Other widescreen formats popped in the 50s: Superscope, Technirama, Cinemiracle, Vistarama  just to name a few... But there is only so much you can do with 35mm film. Film engineers had to go bigger.

Mike Todd

Mike Todd

Todd AO - developed by a former Cinerama associate and Broadway Producer Mike Todd along with American Optical company was a 70mm film format that sought to do what Cinerama did but with only one camera and one projector.

Using an aspect ratio of about 2.20, Todd AO was first used on the film version of Roger and Hammerstein’s Oklahoma in 1955 (which was shot concurrently in Cinemascope) followed up by Around the World in 80 Days - both major hits. Todd AO would dip back into the Roger and Hammerstein repertoire with South Pacific and Sound of Music.

And with the addition of D-150 lenses, shaped the look of Patton in 1970.

 In 1954, in the midst of this rush to widescreen, a small company named Panavision started manufacturing anamorphic lenses for cameras and for projectionists to fill the shortage of lenses. Originally only working with Cinemascope, they soon became an industry leader solving many of the technical problems that plagued early Cinemascope. And by the late 50s, Panavision began to replace Cinemascope itself. Using their success, they started developing and acquiring new camera systems and formats.

This including the MGM 65 which used 70mm film to capture the Ben-Hur chariot race scene in an super wide aspect ratio of 2.76.

Ben Hur

The MGM 65 became Panavision’s Super Panavision 70, similar to the MGM 65 except it used regular spherical lenses (not anamorphic) to create an image with an aspect ratio of 2.20. This system would be used for Lawrence of Arabia which would win the Oscar for Cinematographer Freddie Young  for 1962.

But 70mm film was expensive. Chemical processes in regular 35mm was catching up, reducing the grain issues so 70mm Film and the its cousin IMAX which came about in the 70s were used for special purposes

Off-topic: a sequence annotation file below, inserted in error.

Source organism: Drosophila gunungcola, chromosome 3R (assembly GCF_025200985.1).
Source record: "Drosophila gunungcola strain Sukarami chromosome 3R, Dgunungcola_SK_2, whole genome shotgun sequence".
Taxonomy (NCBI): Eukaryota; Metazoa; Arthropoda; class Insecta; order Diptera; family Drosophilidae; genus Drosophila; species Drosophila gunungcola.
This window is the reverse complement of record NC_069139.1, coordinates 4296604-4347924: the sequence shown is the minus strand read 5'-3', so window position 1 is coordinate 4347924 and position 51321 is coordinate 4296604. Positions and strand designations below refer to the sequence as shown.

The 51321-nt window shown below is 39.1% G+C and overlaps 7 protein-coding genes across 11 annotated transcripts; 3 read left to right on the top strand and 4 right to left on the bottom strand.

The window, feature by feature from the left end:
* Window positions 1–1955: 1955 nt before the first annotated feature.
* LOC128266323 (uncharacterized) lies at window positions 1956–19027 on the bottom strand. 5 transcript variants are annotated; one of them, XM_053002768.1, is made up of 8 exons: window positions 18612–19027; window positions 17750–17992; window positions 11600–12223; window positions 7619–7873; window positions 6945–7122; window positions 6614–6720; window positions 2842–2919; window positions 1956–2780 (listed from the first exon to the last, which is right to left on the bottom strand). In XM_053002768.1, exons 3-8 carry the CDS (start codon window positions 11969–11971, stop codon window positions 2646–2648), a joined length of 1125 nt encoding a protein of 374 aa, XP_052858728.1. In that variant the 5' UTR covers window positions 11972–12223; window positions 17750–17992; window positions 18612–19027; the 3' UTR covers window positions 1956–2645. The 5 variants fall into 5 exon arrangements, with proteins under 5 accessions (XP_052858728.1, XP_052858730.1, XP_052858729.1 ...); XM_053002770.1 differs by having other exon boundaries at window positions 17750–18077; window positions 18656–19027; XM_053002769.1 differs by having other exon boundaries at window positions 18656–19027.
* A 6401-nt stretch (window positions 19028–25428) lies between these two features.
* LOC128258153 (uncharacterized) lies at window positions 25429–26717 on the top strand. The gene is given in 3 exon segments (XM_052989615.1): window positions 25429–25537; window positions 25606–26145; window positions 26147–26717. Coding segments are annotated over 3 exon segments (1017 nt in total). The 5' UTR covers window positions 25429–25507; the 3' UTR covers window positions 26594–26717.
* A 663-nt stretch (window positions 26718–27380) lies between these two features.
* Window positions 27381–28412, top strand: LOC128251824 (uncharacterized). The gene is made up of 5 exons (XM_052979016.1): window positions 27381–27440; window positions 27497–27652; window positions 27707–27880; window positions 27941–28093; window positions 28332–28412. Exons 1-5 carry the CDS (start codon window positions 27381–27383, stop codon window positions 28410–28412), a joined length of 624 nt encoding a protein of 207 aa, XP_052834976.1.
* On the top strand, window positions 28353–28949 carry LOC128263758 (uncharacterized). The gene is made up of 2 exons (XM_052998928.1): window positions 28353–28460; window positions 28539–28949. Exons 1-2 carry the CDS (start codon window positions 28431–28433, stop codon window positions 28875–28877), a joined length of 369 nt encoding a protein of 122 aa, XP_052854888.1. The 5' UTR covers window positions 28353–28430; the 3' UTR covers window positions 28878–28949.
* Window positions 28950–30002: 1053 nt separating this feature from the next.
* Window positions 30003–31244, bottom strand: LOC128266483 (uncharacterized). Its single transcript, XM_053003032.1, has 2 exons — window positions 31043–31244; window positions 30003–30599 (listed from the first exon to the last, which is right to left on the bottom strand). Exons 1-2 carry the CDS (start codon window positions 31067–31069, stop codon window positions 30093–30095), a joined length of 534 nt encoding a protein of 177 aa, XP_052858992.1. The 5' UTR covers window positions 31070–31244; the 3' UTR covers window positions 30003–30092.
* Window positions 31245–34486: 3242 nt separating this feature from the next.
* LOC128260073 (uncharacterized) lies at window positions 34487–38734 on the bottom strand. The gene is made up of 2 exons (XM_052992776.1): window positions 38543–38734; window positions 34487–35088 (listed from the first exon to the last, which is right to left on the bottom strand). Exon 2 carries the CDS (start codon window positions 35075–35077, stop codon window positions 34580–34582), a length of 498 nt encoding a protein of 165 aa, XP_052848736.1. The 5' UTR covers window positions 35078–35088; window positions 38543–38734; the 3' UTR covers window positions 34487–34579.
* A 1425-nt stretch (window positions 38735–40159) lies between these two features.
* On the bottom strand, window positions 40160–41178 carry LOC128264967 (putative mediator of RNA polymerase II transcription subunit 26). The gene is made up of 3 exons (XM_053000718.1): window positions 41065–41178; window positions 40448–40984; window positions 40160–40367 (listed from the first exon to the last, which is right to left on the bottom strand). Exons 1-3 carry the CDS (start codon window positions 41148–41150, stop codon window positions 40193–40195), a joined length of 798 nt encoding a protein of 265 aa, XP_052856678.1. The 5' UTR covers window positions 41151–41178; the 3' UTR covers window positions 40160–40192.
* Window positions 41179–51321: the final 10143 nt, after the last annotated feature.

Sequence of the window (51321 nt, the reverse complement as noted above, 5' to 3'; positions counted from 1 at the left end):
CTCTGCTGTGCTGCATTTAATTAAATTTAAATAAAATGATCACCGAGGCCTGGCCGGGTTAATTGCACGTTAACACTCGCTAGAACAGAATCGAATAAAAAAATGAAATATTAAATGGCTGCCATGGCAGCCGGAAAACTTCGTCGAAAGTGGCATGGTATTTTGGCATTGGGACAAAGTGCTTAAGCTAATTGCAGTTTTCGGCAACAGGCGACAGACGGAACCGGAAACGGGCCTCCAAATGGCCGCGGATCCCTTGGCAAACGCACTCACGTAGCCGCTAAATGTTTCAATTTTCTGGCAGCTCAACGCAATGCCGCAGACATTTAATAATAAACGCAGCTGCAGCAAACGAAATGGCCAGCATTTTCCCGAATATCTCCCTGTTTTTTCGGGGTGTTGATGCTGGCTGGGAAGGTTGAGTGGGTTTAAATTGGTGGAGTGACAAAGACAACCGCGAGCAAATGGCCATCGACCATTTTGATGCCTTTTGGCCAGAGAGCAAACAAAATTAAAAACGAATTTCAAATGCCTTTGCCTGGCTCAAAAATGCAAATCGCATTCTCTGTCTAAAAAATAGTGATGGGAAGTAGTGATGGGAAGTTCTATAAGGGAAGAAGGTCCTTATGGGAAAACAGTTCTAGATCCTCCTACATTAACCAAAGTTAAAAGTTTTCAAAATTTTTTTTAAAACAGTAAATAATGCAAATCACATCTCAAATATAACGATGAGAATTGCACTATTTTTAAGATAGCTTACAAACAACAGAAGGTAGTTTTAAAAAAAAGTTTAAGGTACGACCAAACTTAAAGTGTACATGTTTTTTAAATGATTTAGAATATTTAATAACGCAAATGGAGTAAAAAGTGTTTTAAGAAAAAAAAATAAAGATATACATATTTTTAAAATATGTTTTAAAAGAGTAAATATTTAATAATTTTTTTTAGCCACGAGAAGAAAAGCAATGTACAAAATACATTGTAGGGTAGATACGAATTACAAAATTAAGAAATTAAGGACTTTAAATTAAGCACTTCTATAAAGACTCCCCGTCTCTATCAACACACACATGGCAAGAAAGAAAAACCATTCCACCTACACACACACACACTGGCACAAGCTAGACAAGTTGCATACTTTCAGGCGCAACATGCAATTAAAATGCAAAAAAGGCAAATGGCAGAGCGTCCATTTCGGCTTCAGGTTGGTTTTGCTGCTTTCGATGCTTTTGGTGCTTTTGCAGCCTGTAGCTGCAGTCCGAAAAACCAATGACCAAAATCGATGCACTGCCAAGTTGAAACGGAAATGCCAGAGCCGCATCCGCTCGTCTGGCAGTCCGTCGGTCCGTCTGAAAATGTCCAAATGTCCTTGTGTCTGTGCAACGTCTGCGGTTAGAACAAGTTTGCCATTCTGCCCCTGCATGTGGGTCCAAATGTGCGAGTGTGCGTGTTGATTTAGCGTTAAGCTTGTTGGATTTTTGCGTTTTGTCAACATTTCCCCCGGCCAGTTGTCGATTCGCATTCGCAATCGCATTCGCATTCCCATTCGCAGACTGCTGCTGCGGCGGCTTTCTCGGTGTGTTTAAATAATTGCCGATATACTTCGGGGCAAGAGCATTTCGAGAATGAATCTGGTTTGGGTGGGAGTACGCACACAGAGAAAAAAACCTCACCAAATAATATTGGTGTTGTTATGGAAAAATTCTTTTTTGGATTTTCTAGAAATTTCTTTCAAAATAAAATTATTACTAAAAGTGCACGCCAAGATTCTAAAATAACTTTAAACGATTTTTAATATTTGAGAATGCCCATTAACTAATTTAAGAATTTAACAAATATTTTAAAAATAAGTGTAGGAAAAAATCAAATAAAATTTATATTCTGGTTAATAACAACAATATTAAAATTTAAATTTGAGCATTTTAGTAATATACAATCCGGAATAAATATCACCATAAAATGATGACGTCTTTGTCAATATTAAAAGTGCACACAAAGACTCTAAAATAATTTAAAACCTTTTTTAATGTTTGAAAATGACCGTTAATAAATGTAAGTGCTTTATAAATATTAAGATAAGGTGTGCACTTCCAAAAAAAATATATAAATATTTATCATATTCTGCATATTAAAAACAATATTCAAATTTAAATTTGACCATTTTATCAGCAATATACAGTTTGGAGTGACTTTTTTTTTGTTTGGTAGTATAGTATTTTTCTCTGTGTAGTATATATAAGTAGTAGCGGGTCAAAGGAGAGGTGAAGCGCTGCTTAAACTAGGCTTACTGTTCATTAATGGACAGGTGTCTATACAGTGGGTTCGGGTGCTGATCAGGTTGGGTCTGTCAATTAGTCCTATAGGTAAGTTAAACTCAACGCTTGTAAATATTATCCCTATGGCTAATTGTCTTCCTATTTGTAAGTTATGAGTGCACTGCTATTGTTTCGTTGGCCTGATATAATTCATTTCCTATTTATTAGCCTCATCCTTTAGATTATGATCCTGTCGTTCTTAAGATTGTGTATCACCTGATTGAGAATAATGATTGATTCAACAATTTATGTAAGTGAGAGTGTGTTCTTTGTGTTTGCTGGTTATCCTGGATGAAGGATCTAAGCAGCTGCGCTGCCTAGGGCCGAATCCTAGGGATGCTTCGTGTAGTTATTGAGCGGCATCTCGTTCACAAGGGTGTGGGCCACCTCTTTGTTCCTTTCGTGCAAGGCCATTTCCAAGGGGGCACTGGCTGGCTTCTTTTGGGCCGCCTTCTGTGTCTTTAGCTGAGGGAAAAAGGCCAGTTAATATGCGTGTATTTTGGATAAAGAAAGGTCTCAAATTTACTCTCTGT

Where is 16x9?

So we’ve seen the original silent ratio of 1.33 or 4x3, Academy ratio of 1.37, Cinerama with 2.59, Cinescope with 2.35, VistaVision with 1.85, Todd AO with 2.20 and even Ben Hur and MGM 65 with 2.76.

Where did 16x9 or 1.77 come in?

For that answer we have to turn back to Film’s little brother Television. In the late 1980s, when the plans where being drawn up for the HDTV standard, Kerns H. Powers, a SMPTE engineer suggested this new aspect ratio as a compromise. 16x9 was the geometic mean between 4x3 and the 2.35 the two most common extremes in terms of aspect ratio. This means that a images of either aspect ratio would have relatively the same screen area when properly formatted in 16x9 with letter boxes.


And so, out of a compromise, the 16x9 aspect ratio was born and it would become the default widescreen aspect ratio for all video products from DVDs to the new UltraHD “4K”

From William Dickson’s original 4x3 image conceived in Thomas Edison’s lab to the widescreen explosion of the 1950s starting with Cinerama to the digital compromise of 16x9, it’s fascinating how aspect ratios have shifted and practically defined our memories of these films. It’s only a shape - a canvas on which you draw your story. But the canvas does matter... How you draw it, makes all the difference.

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